HOUSTON – A judge on Thursday denied an emergency request for relief funds by three Texas churches damaged during Hurricane Harvey that are suing the federal government over how it offers disaster aid to houses of worship.
The churches are suing the Federal Emergency Management Agency over a policy that denies disaster assistance to nonprofit organizations with facilities that are primarily used for political, athletic, vocational or religious activities.
The three houses of worship accuse FEMA of religious discrimination by denying them equal access to disaster relief grants and not treating them on terms equal to other nonprofits.
FEMA says it hasn't denied the churches' applications but has placed them on hold while a change to its policy is reviewed. Pressure to change the policy has been mounting after this year's series of devastating hurricanes damaged many churches in Texas, Florida and Puerto Rico.
"FEMA is turning into the Grinch who stole Christmas," Eric Rassbach, an attorney for the churches, said after Thursday's ruling in Houston. "By continuing to discriminate against churches, FEMA is sending the message that churches are not full members of the community, even when they are in fact the beating heart of disaster?recovery in Texas and elsewhere."
The churches plan on appealing the decision to the 5th U.S. Circuit Court of Appeals.
A spokesperson for the U.S. Department of Justice, which is representing FEMA, didn't immediately return an email seeking comment.
In court documents filed on Monday before the federal judge's ruling, Justice Department lawyers had said the churches haven't "suffered, and will not suffer, irreparable injury, because their applications for ... grants have not been, and will not be, denied while FEMA actively works to implement a new ... policy."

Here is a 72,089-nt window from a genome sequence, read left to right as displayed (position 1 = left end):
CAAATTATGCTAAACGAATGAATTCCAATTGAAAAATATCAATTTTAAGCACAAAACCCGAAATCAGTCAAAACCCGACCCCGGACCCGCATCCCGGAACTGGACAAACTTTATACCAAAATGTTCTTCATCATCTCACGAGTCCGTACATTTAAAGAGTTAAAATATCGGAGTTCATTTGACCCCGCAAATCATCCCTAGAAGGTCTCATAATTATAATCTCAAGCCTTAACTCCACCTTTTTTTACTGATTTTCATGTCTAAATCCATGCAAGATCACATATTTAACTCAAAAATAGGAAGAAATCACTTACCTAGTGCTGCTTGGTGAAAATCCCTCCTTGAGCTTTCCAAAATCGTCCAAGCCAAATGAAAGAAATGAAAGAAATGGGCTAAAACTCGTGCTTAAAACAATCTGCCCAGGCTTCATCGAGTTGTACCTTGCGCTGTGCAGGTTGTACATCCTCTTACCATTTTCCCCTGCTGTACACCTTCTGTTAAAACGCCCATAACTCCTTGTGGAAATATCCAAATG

In his nine page ruling, U.S. District Judge Gray Miller said he based his decision on the current FEMA policy and not on the proposed changes, which are currently "speculative and does not impact the challenge to the current policy." The review of FEMA's new policy could take up to 90 days to complete.
In addition to FEMA's proposed policy change, several members of Congress have revived legislation — first proposed after 2012's Superstorm Sandy — that would force FEMA to pay for repairs at places of worship.
Gray disagreed with the churches' claim that the current policy violates the Free Exercise Clause of the First Amendment, which allows individuals to freely exercise their religion.
In support of their lawsuit, the churches cited a June ruling by the U.S. Supreme Court that found a Lutheran church in Columbia, Missouri, had been wrongly excluded from a state grant program to install a soft playground surface made of recycled tires. The Supreme Court ruled churches have the same right as other charitable groups to seek state money for nonreligious needs.
But Gray said the churches would be using the FEMA funds to rebuild facilities used primarily to promote religious activities, which is against the current policy.
Gray said legal precedent has found "the government has a historical and justifiable interest in avoiding an establishment of religion and using public funds to support religion."
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